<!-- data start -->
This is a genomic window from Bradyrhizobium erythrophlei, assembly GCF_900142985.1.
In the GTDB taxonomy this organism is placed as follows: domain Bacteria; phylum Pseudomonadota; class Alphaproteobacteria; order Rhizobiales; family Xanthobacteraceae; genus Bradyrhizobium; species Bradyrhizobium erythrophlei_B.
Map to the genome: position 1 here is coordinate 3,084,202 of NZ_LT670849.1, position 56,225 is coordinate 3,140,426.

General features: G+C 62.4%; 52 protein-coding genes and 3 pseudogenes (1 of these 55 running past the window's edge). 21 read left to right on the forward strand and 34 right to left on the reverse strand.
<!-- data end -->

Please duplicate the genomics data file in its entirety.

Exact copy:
This is a genomic window from Bradyrhizobium erythrophlei, assembly GCF_900142985.1.
In the GTDB taxonomy this organism is placed as follows: domain Bacteria; phylum Pseudomonadota; class Alphaproteobacteria; order Rhizobiales; family Xanthobacteraceae; genus Bradyrhizobium; species Bradyrhizobium erythrophlei_B.
Map to the genome: position 1 here is coordinate 3,084,202 of NZ_LT670849.1, position 56,225 is coordinate 3,140,426.

General features: G+C 62.4%; 52 protein-coding genes and 3 pseudogenes (1 of these 55 running past the window's edge). 21 read left to right on the forward strand and 34 right to left on the reverse strand.